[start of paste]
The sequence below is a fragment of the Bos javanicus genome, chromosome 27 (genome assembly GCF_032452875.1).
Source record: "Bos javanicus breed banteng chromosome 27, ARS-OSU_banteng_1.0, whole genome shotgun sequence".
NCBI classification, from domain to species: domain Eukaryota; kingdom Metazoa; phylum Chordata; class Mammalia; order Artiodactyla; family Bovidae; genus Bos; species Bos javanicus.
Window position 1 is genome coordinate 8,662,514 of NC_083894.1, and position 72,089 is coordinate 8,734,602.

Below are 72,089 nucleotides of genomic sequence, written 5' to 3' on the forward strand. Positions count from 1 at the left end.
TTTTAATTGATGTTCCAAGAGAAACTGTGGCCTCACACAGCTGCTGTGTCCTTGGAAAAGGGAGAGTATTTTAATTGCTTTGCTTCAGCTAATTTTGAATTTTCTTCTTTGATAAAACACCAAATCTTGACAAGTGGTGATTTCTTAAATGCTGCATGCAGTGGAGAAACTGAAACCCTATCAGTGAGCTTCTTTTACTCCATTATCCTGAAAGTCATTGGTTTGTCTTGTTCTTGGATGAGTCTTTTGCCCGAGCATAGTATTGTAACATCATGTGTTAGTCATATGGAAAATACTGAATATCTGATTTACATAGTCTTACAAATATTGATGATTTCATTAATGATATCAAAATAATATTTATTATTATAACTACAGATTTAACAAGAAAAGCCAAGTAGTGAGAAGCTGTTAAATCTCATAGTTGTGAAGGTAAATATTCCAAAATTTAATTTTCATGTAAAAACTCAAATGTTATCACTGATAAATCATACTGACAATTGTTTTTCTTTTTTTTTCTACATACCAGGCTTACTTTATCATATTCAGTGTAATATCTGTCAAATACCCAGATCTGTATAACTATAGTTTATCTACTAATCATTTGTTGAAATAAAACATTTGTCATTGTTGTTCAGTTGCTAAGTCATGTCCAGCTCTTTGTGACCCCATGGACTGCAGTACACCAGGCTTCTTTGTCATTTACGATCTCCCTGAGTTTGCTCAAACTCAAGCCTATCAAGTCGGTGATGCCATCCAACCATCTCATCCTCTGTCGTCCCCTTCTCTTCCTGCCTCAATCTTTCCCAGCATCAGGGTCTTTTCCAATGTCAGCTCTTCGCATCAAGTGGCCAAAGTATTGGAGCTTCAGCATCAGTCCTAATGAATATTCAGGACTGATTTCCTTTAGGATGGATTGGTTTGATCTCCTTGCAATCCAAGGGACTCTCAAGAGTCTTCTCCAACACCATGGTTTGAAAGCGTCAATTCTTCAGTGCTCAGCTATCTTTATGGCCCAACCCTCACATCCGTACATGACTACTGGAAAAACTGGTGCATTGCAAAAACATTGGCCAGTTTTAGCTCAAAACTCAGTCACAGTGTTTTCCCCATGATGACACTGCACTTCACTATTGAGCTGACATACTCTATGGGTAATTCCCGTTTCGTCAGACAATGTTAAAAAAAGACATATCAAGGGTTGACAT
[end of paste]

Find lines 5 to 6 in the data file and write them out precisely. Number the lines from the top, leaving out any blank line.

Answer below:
Below are 72,089 nucleotides of genomic sequence, written 5' to 3' on the forward strand. Positions count from 1 at the left end.
TTTTAATTGATGTTCCAAGAGAAACTGTGGCCTCACACAGCTGCTGTGTCCTTGGAAAAGGGAGAGTATTTTAATTGCTTTGCTTCAGCTAATTTTGAATTTTCTTCTTTGATAAAACACCAAATCTTGACAAGTGGTGATTTCTTAAATGCTGCATGCAGTGGAGAAACTGAAACCCTATCAGTGAGCTTCTTTTACTCCATTATCCTGAAAGTCATTGGTTTGTCTTGTTCTTGGATGAGTCTTTTGCCCGAGCATAGTATTGTAACATCATGTGTTAGTCATATGGAAAATACTGAATATCTGATTTACATAGTCTTACAAATATTGATGATTTCATTAATGATATCAAAATAATATTTATTATTATAACTACAGATTTAACAAGAAAAGCCAAGTAGTGAGAAGCTGTTAAATCTCATAGTTGTGAAGGTAAATATTCCAAAATTTAATTTTCATGTAAAAACTCAAATGTTATCACTGATAAATCATACTGACAATTGTTTTTCTTTTTTTTTCTACATACCAGGCTTACTTTATCATATTCAGTGTAATATCTGTCAAATACCCAGATCTGTATAACTATAGTTTATCTACTAATCATTTGTTGAAATAAAACATTTGTCATTGTTGTTCAGTTGCTAAGTCATGTCCAGCTCTTTGTGACCCCATGGACTGCAGTACACCAGGCTTCTTTGTCATTTACGATCTCCCTGAGTTTGCTCAAACTCAAGCCTATCAAGTCGGTGATGCCATCCAACCATCTCATCCTCTGTCGTCCCCTTCTCTTCCTGCCTCAATCTTTCCCAGCATCAGGGTCTTTTCCAATGTCAGCTCTTCGCATCAAGTGGCCAAAGTATTGGAGCTTCAGCATCAGTCCTAATGAATATTCAGGACTGATTTCCTTTAGGATGGATTGGTTTGATCTCCTTGCAATCCAAGGGACTCTCAAGAGTCTTCTCCAACACCATGGTTTGAAAGCGTCAATTCTTCAGTGCTCAGCTATCTTTATGGCCCAACCCTCACATCCGTACATGACTACTGGAAAAACTGGTGCATTGCAAAAACATTGGCCAGTTTTAGCTCAAAACTCAGTCACAGTGTTTTCCCCATGATGACACTGCACTTCACTATTGAGCTGACATACTCTATGGGTAATTCCCGTTTCGTCAGACAATGTTAAAAAAAGACATATCAAGGGTTGACAT